A father can carry out virtually any and all other forms of caretaking for a new baby. Plus if a dad is regularly skin to skin with his baby they both benefit. Jamie, father of 13 month old Zephyr, reports, “The breastfeeding connection is beautiful, I love watching the joy on Zephyr’s face as he sucks away into bliss. I have bonded with Zephyr very well. I have always spent a lot of time with him and we are regularly skin to skin. Now, I am running around the woods, playing, cuddling, and supporting him to be free spirited. I don’t feel “on the side” at all. We both have different connections with him and they are equally strong.”
Mothers and babies need to continue their close, intimate relationship that began in the womb, a child’s security depends on it and breastfeeding is a big part of this need for a baby. It is important dads understand this and differentiate their role in early parenting. Remember, dads are dissimilar to mothers and approach life, and especially parenting, differently. Mothers also need to remember that they are the gatekeepers to the baby and it is important they support ‘dad’s way’ of being with his new baby.
Elmer is the father of 4 year old Lucien who still breastfeeds a couple of times a day. “What a gift for me as an adult male to be around my son as a living example of abundant security. Lucien having extensive breastfeeding seems only to have supported his intelligence. Our sense is that his knowing he can connect with his mother has helped him feel securely attached and it will also simply come to an end when it does. His other life transitions have taken place in their own time, as this one likely will also.”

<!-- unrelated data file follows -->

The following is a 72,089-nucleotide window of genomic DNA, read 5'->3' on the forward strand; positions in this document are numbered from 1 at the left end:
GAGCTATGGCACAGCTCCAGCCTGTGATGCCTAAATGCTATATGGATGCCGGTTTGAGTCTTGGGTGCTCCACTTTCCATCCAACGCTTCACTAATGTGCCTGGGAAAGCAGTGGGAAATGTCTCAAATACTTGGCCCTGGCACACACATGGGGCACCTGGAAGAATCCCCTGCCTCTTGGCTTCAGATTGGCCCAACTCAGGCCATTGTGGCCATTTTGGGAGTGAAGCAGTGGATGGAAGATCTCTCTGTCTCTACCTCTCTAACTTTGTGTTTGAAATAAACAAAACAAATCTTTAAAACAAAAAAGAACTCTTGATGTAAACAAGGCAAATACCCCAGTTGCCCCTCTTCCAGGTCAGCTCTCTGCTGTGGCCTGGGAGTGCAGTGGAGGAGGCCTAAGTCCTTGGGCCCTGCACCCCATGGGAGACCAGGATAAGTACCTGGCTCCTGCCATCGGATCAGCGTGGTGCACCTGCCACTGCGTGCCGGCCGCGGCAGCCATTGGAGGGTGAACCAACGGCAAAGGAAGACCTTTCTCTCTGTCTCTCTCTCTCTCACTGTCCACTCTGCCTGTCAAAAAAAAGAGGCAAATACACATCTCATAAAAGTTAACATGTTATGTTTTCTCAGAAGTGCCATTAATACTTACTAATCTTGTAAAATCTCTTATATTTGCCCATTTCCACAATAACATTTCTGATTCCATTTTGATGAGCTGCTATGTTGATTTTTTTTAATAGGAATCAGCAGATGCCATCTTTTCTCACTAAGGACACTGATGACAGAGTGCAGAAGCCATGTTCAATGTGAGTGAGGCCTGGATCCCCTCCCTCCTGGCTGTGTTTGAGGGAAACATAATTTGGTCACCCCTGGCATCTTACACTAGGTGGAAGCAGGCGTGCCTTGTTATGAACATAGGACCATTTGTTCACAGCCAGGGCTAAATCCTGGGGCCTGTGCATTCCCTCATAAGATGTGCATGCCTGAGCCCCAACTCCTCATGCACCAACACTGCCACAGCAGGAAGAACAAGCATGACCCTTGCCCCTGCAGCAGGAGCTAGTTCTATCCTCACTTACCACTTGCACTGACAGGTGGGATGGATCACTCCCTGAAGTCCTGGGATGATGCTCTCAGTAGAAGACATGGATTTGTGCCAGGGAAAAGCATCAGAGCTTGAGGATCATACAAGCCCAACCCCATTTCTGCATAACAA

An added bonus of a bonded father/child relationship is that the ‘life expectance’ of the family is enhanced. Fathers who do not feel included and part of a family will tend to leave, one way or another. This is reflected in our current culture for divorce and separation. A father who is attached and committed to his children is more likely to stay with his family. Science is on his side and Nature and Nurture are working in harmony. When a man’s nurturing instincts and hormones are awakened everyone wins.
As a culture we have the responsibility to see to it that our fathers and children have the opportunity to fulfil their potential. Mothers and fathers can embrace breastfeeding together and each have a higher level of satisfaction during the time of early infancy and family bonding. The transition to fatherhood is one of the most significant and challenging experiences a man will ever face. In order to have a satisfying and successful experience fathers must feel safe, supported and confident. To optimize the possibilities for our families, we need to provide appropriate and gender specific educational, physical and emotional support for fathers.